Implications and Management of Anemia in Cardiac Surgery: Current State of Knowledge
The following are key points about anemia in the setting of cardiac surgery:
1. Anemia (hemoglobin <10 g/dl) is common among patients undergoing cardiac surgery, with a prevalence ranging from 16-54%.
2. While it is unclear what hemoglobin level is optimal during cardiac surgery, multiple large observational studies have suggested that preoperative anemia is associated with increased noncardiac morbidity and mortality after cardiopulmonary bypass (CPB). Anemia should be investigated and corrected before surgical intervention.
3. While some have suggested the administration of erythropoietin (EPO) preoperatively as a means to increase red blood cell (RBC) mass, this strategy may potentially contribute to adverse outcomes.
4. Multiple mechanisms are responsible for intraoperative anemia, including CPB priming volume, crystalloid solutions, and bleeding due to technical factors or coagulopathy. Intraoperative anemia is associated with adverse neurologic, renal, cardiac, and pulmonary outcomes.
5. The management of postoperative anemia may start with “safe” practices that include avoiding hemodilution, limiting excessive blood draws, and emphasizing intraoperative hemostasis.
6. Antifibrinolytics may reduce blood loss and RBC use, and the Society of Thoracic Surgeons blood conservation update gives a Class I recommendation for the use of lysine analogues during cardiac surgery. E-aminocaproic acid and tranexamic acid are the most commonly used agents.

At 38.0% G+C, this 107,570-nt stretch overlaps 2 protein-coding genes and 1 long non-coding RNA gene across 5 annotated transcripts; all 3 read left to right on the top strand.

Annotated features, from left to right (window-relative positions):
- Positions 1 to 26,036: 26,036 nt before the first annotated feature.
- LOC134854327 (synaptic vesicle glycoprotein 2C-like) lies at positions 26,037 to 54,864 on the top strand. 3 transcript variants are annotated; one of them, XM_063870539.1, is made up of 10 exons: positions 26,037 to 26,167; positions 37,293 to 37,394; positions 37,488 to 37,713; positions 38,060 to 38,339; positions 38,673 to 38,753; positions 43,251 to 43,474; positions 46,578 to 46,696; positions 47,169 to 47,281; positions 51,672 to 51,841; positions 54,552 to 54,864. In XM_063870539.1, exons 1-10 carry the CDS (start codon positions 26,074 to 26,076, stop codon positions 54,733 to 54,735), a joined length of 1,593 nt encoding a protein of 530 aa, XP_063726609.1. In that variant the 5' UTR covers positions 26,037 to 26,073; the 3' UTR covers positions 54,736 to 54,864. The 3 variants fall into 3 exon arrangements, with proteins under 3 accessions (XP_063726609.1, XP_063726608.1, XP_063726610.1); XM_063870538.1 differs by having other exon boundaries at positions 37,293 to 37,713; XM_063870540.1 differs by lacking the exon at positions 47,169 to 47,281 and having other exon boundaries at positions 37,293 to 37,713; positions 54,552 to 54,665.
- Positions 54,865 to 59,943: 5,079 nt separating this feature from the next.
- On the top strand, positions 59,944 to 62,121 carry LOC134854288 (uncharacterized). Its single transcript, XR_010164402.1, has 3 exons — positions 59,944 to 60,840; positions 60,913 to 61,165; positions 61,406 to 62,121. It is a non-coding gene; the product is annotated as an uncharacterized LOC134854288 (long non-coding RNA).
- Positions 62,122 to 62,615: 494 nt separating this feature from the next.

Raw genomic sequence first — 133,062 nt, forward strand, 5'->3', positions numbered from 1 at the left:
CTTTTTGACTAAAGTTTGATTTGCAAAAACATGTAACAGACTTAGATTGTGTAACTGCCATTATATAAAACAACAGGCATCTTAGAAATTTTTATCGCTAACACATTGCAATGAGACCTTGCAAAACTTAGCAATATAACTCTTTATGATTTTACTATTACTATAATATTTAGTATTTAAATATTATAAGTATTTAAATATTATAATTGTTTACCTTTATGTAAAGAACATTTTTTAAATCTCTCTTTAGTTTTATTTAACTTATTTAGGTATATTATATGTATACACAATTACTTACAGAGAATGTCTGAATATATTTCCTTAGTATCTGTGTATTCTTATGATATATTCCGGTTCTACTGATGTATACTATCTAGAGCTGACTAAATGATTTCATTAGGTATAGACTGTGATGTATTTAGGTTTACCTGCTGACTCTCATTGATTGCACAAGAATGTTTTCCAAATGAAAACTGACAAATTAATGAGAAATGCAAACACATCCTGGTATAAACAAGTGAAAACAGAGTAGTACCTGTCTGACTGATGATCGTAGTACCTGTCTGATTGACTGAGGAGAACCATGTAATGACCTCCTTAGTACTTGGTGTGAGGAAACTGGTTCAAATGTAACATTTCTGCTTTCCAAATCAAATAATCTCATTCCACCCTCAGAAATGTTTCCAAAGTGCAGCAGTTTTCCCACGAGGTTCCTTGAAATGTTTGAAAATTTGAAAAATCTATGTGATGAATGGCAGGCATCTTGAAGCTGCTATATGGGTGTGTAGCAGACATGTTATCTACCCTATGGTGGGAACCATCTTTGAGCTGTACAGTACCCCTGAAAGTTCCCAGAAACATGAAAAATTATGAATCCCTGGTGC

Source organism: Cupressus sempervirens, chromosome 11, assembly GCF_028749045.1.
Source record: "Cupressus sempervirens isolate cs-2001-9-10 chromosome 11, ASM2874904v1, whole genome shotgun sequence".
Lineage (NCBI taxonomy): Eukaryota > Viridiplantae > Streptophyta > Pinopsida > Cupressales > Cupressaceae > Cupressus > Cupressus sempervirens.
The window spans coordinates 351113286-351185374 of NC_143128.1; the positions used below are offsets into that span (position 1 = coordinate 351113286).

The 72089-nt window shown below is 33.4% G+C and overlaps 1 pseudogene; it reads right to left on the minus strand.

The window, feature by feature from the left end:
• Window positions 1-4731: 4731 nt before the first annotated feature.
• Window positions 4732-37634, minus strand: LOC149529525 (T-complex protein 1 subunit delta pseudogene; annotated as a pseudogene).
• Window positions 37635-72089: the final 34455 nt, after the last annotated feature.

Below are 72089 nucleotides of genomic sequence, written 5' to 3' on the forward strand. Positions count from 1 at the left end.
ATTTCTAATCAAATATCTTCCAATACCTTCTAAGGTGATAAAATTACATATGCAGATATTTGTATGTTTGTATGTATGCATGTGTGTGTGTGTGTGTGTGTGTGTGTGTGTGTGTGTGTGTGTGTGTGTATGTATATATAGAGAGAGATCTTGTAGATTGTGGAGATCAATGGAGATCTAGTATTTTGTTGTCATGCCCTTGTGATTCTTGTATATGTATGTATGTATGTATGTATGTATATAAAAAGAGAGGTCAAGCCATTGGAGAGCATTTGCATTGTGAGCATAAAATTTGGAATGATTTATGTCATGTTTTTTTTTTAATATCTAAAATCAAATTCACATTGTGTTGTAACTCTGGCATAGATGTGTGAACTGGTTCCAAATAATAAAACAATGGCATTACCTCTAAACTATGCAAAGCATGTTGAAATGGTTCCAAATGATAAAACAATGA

7. Platelets may be used to manage persistent microvascular bleeding in the operating room, but their use prophylactically is not indicated.
8. The management of postoperative anemia requires a balance between the risks associated with substantial anemia and the adverse outcomes that may come with RBC transfusions. Patients may be able to tolerate a reasonable level of anemia postoperatively.
9. Multiple mechanisms are responsible for the adverse outcomes that may be associated with liberal use of RBC transfusions postoperatively. These factors include transfusion-related acute lung injury, transfusion-related circulatory overload, and immunomodulation. The impact of storage on the RBC product is another consideration.
10. Future research should clarify the relationship between the adverse outcomes of anemia and the benefits and risks of interventions to correct it.
Keywords: Prevalence, Erythropoietin, Erythrocytes, Hemodilution, Immunomodulation, Cardiopulmonary Bypass, Hemostasis, Postoperative Period
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